High-yield bonds

High-yield bonds are riskier. In return, they provide a higher yield. In this current market environment with interest rates on higher-quality assets at historic lows, some investors “may be drawn to high yield in search of income they can’t find elsewhere,” says Jodie Gunzberg, managing director, chief investment strategist at Morgan Stanley, Wealth Management Institutional


They can offer higher interest than corporate bonds; meaning that there are riskier. They represent participation in loans to private corporations underwritten by commercial banks, etc.


These funds are liable to consistent fluctuation because they are invested in the currencies of foreign countries. Hence it will be an advantage is the currencies of the foreign country is growing stronger than your home country; if the reverse is the case, it will be a disadvantage. Investors will have to convert the funds into that of the currency of the foreign country to buy the bond.  

Municipal bonds

Depending on where you live, municipal bonds are tax-free, and allocating them in a brokerage account can make more sense for tax consequences. Investing in a municipal bond mutual fund or ETF will lower the risk of investing in a specific city or state. “The municipal bond market is highly inefficient because it’s dominated by smaller investors,” says Michael Underhill, chief investment officer of Capital Innovations. “Investing in an ETF means a lower entry price for investors.”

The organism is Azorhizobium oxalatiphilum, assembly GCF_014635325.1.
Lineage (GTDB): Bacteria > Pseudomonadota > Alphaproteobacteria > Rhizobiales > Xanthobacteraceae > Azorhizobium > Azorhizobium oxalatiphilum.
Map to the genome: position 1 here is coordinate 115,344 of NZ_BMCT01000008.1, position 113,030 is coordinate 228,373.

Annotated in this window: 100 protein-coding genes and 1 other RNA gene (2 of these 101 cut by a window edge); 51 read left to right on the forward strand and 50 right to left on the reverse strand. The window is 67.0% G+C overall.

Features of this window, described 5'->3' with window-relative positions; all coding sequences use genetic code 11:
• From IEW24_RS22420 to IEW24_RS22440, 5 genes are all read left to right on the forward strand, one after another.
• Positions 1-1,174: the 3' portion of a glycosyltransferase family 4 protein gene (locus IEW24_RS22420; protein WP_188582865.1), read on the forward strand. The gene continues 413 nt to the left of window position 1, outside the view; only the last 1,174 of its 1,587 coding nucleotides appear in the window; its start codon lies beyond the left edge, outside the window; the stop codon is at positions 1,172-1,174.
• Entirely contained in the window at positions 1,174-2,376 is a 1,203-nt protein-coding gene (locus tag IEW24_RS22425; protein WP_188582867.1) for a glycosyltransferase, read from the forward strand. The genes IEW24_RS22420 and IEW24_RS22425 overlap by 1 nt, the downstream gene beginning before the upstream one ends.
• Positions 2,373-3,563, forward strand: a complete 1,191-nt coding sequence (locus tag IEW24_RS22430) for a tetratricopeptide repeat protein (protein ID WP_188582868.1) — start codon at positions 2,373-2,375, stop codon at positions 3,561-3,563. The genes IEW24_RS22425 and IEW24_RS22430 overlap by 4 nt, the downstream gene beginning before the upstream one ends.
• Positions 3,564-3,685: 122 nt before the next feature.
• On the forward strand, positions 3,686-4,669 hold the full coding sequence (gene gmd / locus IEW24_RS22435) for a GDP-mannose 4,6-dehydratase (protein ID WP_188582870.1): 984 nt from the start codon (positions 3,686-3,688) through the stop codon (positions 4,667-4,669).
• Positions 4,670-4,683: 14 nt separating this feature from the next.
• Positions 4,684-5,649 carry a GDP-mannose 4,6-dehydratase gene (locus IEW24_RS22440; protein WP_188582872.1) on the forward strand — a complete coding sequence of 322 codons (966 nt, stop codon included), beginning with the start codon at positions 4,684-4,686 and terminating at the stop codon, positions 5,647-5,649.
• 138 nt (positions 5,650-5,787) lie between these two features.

Corporate bonds

Corporate bonds provide investors with yield and a return of the principal amount. Investors should stick with bonds that have an investment-grade rating, such as AAA, but no lower than BBB. Investing in corporate bonds allows an investor to receive additional income for taking on credit risk, Gunzberg says. “With corporate balance sheets largely in good shape despite increasing leverage over the past few years, risks of large-scale credit issues are low,” she says. “Given the low coupons that many investment-grade bonds have been issued at, durations or interest rate risk for these bonds is significantly higher than in the past.

Government bonds

Treasurys and municipal bonds make up government bonds, but they are impacted more by potential interest rate drops. Investors who own bonds that mature in 15 or 30 years face the most risk. Investors must consider the potential for default before adding city or state bonds to a portfolio. 


Fixed income investment products are an important part of many portfolios. Their opportunities for use are diverse and can help investors by:

  • They provide a steady and stable income stream
  • More stable returns than common stocks
  • Higher claim to the assets in bankruptcies
  • Government and FDIC backing on some
  • A better hedge for the volatility of the market. Helping to reduce downside risk.
  • Guaranteed returns of short-term savings
  • A key tool for portfolio diversification, especially for retirement accounts
  • Lower returns than other investment types
  • Can be liable to interest rate risk
  • Can be affected by inflation